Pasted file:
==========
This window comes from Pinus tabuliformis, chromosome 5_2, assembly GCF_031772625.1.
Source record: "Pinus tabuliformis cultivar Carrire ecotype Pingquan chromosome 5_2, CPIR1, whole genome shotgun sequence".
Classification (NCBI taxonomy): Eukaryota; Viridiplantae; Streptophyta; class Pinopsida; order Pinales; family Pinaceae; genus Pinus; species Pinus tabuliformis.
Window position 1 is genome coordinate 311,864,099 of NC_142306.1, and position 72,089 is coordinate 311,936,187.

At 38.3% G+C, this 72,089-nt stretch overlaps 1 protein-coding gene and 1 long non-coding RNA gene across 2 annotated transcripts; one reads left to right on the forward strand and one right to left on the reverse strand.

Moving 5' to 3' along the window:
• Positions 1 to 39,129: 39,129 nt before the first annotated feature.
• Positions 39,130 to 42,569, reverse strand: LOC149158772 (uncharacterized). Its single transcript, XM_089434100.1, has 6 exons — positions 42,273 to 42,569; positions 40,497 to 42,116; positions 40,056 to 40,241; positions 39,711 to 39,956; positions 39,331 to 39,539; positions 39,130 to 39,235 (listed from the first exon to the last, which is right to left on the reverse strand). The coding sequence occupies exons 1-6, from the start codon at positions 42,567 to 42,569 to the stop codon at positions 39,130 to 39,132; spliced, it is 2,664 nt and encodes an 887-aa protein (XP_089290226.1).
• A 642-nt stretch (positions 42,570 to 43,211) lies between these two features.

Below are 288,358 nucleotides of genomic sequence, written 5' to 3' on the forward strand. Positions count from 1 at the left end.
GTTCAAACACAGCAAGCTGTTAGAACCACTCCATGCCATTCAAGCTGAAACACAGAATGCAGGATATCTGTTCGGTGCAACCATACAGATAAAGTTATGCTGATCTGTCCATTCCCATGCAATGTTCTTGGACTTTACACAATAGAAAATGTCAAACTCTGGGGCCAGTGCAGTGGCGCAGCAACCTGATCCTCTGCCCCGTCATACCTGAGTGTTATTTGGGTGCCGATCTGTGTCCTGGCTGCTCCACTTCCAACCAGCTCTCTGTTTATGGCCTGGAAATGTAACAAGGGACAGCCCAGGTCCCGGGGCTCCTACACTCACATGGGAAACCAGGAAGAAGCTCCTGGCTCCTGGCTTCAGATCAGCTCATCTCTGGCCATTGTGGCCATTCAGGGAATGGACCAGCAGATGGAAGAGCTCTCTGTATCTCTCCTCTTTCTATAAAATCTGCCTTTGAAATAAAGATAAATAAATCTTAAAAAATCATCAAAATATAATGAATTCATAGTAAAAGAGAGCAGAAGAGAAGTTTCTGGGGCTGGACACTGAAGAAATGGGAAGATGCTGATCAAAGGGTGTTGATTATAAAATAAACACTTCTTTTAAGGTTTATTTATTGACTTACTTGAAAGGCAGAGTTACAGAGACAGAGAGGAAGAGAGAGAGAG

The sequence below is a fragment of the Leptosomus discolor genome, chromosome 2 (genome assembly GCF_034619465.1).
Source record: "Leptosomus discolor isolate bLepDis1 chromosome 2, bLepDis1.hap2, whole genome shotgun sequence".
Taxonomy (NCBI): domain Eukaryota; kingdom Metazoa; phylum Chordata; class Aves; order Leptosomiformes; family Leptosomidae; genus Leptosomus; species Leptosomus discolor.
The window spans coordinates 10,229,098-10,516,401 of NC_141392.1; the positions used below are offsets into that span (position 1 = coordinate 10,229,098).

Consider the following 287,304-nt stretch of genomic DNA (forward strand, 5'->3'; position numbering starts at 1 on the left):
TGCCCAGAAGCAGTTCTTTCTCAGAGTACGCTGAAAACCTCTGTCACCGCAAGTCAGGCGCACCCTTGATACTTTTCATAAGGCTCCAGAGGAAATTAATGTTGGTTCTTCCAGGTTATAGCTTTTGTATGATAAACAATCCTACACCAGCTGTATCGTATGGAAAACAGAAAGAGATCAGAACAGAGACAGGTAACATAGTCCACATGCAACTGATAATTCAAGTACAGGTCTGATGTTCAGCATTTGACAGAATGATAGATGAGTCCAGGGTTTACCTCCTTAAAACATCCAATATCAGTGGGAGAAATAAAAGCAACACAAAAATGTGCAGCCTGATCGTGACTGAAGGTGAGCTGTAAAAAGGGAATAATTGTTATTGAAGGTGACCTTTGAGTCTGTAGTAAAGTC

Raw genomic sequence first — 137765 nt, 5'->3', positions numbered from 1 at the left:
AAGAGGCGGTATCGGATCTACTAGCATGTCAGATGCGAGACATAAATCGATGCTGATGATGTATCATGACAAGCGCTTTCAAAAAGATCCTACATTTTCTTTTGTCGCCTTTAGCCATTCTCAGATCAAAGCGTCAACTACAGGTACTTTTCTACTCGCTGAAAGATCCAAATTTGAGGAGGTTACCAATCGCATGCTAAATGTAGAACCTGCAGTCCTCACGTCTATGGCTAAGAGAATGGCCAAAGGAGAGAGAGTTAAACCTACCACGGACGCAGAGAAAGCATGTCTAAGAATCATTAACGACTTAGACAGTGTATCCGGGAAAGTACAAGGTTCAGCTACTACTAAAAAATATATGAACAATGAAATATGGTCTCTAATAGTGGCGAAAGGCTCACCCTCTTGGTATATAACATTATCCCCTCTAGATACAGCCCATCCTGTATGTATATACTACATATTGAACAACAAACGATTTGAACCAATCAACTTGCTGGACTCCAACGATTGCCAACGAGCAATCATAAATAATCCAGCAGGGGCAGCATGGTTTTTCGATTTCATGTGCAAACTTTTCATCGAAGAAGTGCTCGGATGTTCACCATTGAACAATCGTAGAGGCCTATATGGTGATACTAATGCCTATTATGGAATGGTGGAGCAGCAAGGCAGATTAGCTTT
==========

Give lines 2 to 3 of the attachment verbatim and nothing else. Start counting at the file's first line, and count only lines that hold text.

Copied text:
Source record: "Pinus tabuliformis cultivar Carrire ecotype Pingquan chromosome 5_2, CPIR1, whole genome shotgun sequence".
Classification (NCBI taxonomy): Eukaryota; Viridiplantae; Streptophyta; class Pinopsida; order Pinales; family Pinaceae; genus Pinus; species Pinus tabuliformis.